How Diet and Exercise Affect the Progression of Multiple Sclerosis

The Multiple Sclerosis Foundation estimates that roughly 2.5 million people around the world have MS. They state that around 200 new cases are diagnosed each week just in the United States. And, the further away you are from the equator, the more likely you are to be diagnosed.   So what can you do to lower your chances or if you do have Multiple Sclerosis (MS), how can you decrease symptoms?



Researchers have noted for decades the link regarding food, but a recent study confirmed that short-chain fatty acids promote the development and propagation of regulatory cells in the immune system that can have a positive effect on MS, while long-chain fatty acids contribute to inflammation in those who have MS.

The link between short-chain fatty acids providing some relief in MS goes back to the 70s when scientists discovered that MS patients who supplemented with linoleate (short-chain fatty acid) tended to have relapses that were less frequent, significantly less severe and of shorter duration than those who supplemented with oleate (long-chain fatty acid). Researchers also note that there is interplay between diet, gut microbiota and short-chain fatty acids that can have a positive effect on diabetes and cholesterol as well.

Sources of Short-Chain Fatty Acids

If you or a family member have MS consuming short-chain fatty acids may provide relief. Studies have found that consuming sunflower seed oil or taking it as a supplement can help reduce the number of relapses as well as the severity.

Other sources of short-chain fatty acids include: flaxseed oil, hemp seeds, walnuts and chia seeds. They are easy to incorporate into a salad – whether using sunflower seed oil as the base to a dressing or various seeds on your salad.


One study out of Canada found that only 45% of children with MS participate in any strenuous physical activity. However, those who did participate had a lower amount of brain lesions (0.46 cm3) than the children who did not exercise (3.4 cm3) as well as fewer relapses.

Exercise helps adults with MS as well. One study found that aerobic fitness has a protective effect on parts of the brain that are most affected by multiple sclerosis and that fitter patients demonstrated better performance on tasks that measured processing speed.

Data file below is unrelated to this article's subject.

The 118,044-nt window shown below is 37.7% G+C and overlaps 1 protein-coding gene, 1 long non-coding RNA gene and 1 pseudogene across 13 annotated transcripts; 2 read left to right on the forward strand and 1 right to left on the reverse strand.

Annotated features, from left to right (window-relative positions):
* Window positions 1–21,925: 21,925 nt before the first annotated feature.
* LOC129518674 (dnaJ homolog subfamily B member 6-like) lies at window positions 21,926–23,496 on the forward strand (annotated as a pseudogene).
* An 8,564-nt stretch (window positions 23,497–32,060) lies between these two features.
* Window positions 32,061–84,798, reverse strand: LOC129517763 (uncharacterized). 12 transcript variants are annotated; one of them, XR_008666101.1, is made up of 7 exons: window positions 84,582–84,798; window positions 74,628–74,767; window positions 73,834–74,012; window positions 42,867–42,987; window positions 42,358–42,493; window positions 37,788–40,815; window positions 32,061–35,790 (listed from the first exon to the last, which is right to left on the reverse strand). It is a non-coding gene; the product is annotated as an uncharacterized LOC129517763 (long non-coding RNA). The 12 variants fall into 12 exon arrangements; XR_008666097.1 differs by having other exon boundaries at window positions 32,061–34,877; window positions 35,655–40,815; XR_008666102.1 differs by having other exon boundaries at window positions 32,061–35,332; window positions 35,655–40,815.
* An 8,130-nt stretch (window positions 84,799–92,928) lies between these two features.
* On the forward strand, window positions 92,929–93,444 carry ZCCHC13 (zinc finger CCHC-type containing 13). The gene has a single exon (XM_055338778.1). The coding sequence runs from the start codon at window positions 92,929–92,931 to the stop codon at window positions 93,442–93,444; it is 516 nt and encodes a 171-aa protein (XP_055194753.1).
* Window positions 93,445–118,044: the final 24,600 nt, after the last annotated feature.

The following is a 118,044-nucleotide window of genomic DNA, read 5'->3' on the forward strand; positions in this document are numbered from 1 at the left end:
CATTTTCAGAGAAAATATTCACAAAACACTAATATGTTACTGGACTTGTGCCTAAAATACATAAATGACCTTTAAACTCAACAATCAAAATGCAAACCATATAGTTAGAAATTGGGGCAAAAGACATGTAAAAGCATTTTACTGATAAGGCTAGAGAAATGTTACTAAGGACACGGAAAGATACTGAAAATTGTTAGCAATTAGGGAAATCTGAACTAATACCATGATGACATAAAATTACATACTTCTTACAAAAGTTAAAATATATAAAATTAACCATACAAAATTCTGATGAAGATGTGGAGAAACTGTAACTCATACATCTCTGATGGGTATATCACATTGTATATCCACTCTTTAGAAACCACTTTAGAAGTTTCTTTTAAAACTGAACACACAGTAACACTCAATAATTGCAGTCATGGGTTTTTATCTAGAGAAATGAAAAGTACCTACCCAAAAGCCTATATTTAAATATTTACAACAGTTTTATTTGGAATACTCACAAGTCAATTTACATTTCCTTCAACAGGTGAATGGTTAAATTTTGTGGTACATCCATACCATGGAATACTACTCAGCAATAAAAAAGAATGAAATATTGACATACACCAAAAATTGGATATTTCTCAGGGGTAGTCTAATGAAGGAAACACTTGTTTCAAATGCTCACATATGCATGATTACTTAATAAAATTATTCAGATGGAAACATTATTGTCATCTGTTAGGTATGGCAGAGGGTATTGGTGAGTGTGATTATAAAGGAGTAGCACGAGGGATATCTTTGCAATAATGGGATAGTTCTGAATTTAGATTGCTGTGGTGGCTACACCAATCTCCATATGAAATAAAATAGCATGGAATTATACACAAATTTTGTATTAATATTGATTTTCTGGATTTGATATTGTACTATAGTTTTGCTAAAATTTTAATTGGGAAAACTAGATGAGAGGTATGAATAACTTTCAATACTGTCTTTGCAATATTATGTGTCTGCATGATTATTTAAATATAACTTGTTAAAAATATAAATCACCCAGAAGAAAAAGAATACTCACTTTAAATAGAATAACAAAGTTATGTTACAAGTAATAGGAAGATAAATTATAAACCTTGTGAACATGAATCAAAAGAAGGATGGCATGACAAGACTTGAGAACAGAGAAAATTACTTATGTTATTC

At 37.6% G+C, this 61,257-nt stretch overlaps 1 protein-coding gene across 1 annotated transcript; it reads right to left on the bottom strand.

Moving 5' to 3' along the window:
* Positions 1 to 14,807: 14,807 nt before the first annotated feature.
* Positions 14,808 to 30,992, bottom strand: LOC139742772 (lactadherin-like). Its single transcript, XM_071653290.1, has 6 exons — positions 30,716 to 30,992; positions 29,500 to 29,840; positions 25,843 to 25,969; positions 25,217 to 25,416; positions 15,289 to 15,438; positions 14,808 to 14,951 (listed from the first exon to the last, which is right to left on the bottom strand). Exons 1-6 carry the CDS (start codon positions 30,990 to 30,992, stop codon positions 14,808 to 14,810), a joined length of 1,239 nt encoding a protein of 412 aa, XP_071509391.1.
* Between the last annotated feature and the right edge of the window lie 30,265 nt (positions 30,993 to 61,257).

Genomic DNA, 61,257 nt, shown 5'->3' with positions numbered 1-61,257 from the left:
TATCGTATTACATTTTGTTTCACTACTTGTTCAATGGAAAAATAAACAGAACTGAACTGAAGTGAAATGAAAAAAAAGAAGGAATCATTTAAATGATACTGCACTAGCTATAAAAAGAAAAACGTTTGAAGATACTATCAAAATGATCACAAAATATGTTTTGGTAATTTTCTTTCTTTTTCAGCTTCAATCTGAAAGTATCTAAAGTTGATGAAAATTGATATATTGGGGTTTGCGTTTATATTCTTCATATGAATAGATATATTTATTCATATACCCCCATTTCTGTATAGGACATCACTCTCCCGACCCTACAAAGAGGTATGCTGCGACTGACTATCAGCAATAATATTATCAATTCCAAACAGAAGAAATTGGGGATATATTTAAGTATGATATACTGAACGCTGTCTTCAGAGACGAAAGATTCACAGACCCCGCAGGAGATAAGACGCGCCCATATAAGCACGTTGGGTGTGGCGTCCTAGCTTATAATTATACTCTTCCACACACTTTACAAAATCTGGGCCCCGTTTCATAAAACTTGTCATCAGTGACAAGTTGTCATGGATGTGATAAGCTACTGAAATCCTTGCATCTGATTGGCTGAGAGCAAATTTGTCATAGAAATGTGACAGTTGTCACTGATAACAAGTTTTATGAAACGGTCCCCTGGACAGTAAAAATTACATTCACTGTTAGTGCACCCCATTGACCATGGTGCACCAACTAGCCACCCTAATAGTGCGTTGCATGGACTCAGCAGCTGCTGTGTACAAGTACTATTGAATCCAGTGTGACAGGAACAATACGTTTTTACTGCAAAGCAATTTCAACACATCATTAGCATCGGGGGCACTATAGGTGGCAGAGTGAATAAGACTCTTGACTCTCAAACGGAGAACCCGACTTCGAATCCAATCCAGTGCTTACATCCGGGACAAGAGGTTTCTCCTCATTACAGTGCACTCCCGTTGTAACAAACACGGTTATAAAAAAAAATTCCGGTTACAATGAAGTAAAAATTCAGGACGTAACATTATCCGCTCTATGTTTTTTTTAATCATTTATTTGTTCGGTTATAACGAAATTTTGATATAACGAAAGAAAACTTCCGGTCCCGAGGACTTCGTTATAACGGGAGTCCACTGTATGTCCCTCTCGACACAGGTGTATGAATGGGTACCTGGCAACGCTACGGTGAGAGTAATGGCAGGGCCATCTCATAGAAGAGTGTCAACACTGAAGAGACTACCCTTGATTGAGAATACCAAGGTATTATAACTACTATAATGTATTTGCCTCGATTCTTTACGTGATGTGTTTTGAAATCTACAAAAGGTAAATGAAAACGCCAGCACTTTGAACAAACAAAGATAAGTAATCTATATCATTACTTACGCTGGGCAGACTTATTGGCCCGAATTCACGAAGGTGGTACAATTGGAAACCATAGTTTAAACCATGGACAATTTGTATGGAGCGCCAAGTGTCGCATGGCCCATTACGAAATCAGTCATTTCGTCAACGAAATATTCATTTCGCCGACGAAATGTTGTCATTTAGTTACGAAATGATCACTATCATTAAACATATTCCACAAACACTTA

Vitamin D

The Multiple Sclerosis Foundation has noted that the further away you live from the equator, the more likely you are to be diagnosed, leading some to question a link between vitamin D and MS. A study conducted by researchers at the University of Oxford and another conducted at the New Jersey Medical School have suggested that maintaining adequate levels of vitamin D may have a protective effect and lower the risk of developing multiple sclerosis (MS). Another study conducted at Maastricht University in the Netherlands and others suggest that for people who already have MS, vitamin D may lessen the frequency and severity of their symptoms.

Other research indicates that vitamin D along with calcium and magnesium slashed relapses in half. The results lend support to the theory that both calcium and magnesium are important in the development, structure and stability of myelin.

Those who do not have regular sun exposure can get help with vitamin D supplementation or with regular far infrared sauna sessions.

Can We Help?

At BodyIQonline, Marlene has been helping people with a variety of health conditions for decades. She helps educate how real, whole foods can give you a new lease on life. If you are diagnosed with multiple sclerosis and need help formulating a plan that incorporates what you have just read, please reach out – Marlene is here to help!

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Compiled and written by Debbie Lindgren